In data analyzing 4,389 adults with diabetes, higher urinary BPA levels were associated with higher hemoglobin A1c (HbA1c) levels, a blood marker monitored in diabetics.[15] In another recent study, increased exposure to BPA was associated with insulin resistance in overweight or obese children.[16] BPA inhibits the release of adiponectin, which helps to protect humans from obesity, diabetes, and heart disease.[17] Mice exposed to BPA in the prenatal and newborn period developed glucose intolerance.[18]

BPA can also be found in the breast milk of mothers with high levels of exposure.

Dioxins are persistent organic pollutants classified as EDCs.[19],[20] In both men and women, a high serum dioxin level was shown to be an independent risk factor for the development of diabetes, independent of age and weight.[21] Dioxins are absorbed and stored in adipose tissue, therefore they accumulate in the fat of the animals we eat, as well as our bodies. More than 90 percent of human dioxin exposure is through food.

Other environmental chemicals such as polycyclic aromatic hydrocarbons and volatile organic compounds have been shown to cause oxidative stress in a dose-response fashion. Oxidative stress contributes to insulin resistance, a hallmark of metabolic syndrome and type 2 diabetes.[22],[23]

Natural agents that minimize harm

Lifestyle changes to reduce exposure to harmful compounds such as these may have beneficial effects on health. In addition, certain natural products have been shown to help mitigate the harm caused by environmental toxicants.

N-acetylcysteine, an antioxidant that also provides cysteine for the production of glutathione, has been found to attenuate the inflammation, oxidative damage, and related cognitive dysfunction associated with BPA exposure.[24],[25] Quercetin, a natural compound that is also available as a supplement, has evidence it helps mitigate oxidative damage to the liver and kidneys that can be caused by BPA.[26] In addition, silymarin, found in milk thistle, helps protect against the oxidative damage induced by environmental contaminants.[27],[28]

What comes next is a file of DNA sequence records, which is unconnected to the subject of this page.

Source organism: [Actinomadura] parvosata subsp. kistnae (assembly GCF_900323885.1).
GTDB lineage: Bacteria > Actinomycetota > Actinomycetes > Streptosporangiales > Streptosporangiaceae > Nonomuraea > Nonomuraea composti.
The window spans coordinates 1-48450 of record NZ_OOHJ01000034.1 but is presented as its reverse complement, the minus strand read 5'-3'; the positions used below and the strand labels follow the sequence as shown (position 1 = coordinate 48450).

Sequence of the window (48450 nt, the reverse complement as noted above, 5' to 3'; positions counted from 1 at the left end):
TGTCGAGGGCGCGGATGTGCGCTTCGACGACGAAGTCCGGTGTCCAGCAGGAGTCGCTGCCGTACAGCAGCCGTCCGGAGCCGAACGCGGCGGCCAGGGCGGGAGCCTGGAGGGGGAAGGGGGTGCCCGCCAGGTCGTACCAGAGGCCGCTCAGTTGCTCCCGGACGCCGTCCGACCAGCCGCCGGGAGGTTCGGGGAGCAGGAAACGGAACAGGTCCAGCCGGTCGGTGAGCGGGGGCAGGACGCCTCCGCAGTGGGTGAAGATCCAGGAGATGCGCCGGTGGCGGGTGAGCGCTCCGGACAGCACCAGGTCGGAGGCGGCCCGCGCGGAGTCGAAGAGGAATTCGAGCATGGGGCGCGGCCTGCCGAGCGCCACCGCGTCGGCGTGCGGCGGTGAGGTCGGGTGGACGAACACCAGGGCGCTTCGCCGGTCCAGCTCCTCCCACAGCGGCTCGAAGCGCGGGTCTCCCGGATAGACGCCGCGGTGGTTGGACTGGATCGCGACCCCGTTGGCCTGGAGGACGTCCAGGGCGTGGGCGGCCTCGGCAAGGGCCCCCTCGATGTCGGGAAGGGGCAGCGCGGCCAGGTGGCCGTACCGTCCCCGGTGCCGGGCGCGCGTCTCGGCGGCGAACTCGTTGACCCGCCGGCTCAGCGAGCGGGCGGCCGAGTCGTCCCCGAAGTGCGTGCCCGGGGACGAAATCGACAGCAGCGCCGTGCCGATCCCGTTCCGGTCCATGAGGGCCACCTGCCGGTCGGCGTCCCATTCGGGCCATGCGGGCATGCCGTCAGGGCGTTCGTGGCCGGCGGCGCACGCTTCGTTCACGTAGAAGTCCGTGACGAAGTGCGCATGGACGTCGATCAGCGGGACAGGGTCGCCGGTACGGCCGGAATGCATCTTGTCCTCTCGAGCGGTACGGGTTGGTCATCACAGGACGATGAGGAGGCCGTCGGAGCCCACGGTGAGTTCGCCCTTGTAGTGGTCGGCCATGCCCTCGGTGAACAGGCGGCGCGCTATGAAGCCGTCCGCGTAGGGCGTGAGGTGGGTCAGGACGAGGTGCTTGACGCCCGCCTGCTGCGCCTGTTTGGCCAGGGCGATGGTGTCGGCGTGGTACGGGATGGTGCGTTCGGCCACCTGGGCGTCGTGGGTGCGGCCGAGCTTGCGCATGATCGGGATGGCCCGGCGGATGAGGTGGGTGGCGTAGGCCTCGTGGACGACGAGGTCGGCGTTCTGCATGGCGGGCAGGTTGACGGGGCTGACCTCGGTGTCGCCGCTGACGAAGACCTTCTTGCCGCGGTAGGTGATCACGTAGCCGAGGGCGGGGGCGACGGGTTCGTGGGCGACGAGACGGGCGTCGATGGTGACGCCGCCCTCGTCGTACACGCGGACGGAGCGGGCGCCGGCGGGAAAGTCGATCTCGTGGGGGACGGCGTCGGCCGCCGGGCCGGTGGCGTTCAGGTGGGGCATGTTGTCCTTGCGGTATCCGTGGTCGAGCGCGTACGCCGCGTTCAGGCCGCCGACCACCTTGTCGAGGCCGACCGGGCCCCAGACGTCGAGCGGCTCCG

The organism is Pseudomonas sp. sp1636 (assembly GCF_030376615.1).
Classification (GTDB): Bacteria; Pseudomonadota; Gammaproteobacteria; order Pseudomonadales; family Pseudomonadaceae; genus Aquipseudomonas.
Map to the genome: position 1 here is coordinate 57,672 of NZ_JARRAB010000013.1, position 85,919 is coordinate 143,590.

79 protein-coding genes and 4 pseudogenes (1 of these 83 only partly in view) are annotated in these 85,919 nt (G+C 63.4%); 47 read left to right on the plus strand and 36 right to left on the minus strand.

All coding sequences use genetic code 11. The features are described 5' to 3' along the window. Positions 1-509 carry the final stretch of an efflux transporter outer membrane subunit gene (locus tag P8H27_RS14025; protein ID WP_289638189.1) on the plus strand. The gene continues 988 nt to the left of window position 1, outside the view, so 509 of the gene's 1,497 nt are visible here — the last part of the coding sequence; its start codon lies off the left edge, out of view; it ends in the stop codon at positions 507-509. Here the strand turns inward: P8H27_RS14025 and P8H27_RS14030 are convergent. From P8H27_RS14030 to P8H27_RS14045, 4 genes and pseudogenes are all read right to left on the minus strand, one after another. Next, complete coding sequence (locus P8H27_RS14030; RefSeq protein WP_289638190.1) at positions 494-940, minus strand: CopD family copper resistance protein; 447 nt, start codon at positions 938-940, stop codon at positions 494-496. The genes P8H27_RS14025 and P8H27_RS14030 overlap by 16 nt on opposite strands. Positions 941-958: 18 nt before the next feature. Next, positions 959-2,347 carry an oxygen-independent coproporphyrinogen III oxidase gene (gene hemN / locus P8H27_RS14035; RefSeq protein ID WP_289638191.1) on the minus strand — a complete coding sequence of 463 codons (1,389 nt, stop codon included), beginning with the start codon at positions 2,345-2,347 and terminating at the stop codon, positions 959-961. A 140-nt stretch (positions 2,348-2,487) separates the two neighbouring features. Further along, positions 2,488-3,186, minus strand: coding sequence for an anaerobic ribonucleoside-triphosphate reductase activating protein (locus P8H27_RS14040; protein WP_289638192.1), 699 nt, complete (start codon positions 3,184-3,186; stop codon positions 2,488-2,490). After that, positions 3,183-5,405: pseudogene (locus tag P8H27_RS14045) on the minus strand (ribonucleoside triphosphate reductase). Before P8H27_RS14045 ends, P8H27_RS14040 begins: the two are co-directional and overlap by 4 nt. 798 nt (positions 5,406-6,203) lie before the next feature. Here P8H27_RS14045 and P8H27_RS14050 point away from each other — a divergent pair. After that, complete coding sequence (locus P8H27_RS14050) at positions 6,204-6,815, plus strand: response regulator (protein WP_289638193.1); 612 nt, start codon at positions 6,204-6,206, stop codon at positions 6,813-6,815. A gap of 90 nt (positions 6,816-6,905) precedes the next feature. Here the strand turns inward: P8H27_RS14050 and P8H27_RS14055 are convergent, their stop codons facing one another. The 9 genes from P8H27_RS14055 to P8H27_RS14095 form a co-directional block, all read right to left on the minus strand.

N-acetylcysteine, an antioxidant that also provides cysteine for the production of glutathione, has been found to attenuate the inflammation, oxidative damage, and related cognitive dysfunction associated with BPA exposure.

Berberine, a compound found in botanicals such as Oregon grape, goldenseal, and barberry, has a multitude of actions that may help reduce damage from these environmental compounds as well as clinical evidence of its benefits for diabetics.[29] It serves as an antioxidant and anti-inflammatory agent,[30],[31] improves insulin resistance, promotes insulin secretion, inhibits gluconeogenesis (glucose production) in the liver, and stimulates glycolysis (glucose breakdown) in peripheral tissue cells.[32] Berberine also helps balance the gut microbiota and regulates cholesterol production.[33]

Lipoic acid is one additional antioxidant that helps protect against BPA toxicity.[34] Studies show that lipoic acid can mitigate the peripheral neuropathy complications of diabetes, reduce HbA1c levels, support blood vessel health, and improve glucose utilization.[35],[36],[37]

Summary

Environmental toxicants in our air, water, and food produce oxidative stress and contribute to insulin resistance, but natural substances can help mitigate the harm. N-acetylcysteine, quercetin, silymarin (milk thistle), berberine, and lipoic acid have antioxidant and healing properties. These agents have been shown to protect tissues against damage caused by persistent organic pollutants and endocrine disruptors. Many of these agents can be used as supplements, and in addition to dietary and lifestyle changes, offer a holistic approach for protecting the body against chemical exposures.